greater than about 20 percent by weight appear to completely inhibit hydration. Concentrated solutions of calcium and magnesium salts also prevent hydration. Excessively dilute solutions will frequently leave hydroxide precipitates in and on the glass article.

Autoclaving in dilute (I-5 percent by weight) solutions of sulphuric or phosphoric acids has resulted in hydrated surface layers exhibiting some compressive stress therein and fair-to-good chemical durability.

Where desired, a surfactant such as chromium stearate can be included in the contacting solution as well as a bonding agent suitable for bonding an impermeable plastic or silicone coating to the glass surface.

The second method for carrying out the hydration process utilizing a liquid medium contemplates contacting the inside surface of the bottle with a hydrationinhibiting liquid before or while the outside surface is being exposed to a hydration-promoting fluid. Hence, for example, the liquid in the inside of the bottle might comprise a concentrated solution of lithium or chromium salts, a concentration solution of acidic salts, or a concentrated solution of acids. ln contrast to that, the liquid contacting the outside surface is a hydrationpromoting agent such as water itself or one of the solutions recited above in the description of the first method for hydrating the glass in a liquid medium. Table Vll is illustative of this practice. A weatherresistant impermeable coating of, for example, a plastic or silicone is thereafter applied to the outer surface of the bottle.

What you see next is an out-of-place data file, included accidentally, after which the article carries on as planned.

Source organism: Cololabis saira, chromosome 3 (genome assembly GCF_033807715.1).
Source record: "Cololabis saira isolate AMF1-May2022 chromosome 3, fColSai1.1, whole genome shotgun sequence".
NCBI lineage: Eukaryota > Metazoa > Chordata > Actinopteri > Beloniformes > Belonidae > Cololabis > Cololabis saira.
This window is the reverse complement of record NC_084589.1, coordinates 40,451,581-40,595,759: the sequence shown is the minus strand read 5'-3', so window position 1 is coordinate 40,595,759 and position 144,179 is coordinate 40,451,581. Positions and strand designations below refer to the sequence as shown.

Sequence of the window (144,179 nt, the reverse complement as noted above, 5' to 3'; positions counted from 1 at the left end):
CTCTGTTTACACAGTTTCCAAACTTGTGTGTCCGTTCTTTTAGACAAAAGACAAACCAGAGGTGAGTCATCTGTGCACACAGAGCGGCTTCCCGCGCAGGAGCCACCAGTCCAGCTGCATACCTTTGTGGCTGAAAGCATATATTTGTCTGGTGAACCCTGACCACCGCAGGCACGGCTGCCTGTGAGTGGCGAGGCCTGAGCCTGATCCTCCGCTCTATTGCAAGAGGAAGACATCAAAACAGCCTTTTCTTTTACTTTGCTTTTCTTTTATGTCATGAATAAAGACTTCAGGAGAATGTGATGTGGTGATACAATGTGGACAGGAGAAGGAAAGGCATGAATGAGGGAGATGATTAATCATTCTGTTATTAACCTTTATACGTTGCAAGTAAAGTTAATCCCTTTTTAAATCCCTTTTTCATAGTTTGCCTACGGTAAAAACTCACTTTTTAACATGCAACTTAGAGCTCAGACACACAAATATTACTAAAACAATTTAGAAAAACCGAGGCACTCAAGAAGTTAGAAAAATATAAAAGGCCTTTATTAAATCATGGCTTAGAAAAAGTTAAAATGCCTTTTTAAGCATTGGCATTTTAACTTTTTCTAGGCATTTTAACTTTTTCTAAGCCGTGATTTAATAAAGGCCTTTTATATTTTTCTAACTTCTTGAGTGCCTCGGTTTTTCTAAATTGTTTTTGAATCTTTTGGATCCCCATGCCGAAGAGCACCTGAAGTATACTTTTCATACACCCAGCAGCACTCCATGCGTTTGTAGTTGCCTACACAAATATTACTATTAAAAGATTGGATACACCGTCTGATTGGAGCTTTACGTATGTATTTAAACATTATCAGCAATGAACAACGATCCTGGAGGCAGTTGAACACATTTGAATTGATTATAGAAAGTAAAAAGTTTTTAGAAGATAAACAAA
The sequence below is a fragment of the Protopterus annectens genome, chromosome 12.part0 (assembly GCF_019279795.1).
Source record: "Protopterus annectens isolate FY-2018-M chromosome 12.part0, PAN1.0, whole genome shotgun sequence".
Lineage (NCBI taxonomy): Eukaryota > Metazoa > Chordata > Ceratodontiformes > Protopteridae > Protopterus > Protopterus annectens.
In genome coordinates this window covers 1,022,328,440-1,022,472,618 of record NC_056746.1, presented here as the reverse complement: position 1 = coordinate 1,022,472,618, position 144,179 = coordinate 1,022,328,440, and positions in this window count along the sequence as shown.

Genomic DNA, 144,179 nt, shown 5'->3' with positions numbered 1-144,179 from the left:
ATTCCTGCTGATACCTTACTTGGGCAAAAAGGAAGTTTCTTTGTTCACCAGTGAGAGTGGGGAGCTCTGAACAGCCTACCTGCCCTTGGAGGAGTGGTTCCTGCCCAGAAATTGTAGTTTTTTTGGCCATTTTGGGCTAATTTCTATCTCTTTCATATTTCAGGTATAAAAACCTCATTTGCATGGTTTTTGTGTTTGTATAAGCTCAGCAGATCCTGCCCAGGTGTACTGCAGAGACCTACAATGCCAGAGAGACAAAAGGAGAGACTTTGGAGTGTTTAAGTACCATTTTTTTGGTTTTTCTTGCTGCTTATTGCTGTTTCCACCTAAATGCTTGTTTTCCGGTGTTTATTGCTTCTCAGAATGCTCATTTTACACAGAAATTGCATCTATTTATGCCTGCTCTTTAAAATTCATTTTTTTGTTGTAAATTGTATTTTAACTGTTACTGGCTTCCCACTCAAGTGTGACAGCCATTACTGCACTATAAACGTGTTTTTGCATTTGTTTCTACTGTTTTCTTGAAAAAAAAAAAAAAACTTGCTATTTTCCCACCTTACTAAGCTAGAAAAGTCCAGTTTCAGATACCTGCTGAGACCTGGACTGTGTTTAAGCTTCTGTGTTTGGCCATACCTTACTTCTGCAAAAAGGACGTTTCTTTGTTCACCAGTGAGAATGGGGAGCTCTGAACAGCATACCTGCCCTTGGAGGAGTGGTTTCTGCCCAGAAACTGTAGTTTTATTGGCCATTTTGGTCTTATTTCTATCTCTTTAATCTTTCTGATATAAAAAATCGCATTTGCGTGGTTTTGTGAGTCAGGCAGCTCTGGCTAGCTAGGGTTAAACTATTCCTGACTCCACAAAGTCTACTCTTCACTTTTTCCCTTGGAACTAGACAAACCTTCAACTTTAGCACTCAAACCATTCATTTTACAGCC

" TA'I BTLE W 16 are relatively insoluble "and degrade by progressive cracking as they dehydrate. Thus, the addition of alkalinity to the surroundings is minimized. Of course, if the alkali oxide of the glass is K 0, slight leaching thereof would be beneficial as a soil fertilizer.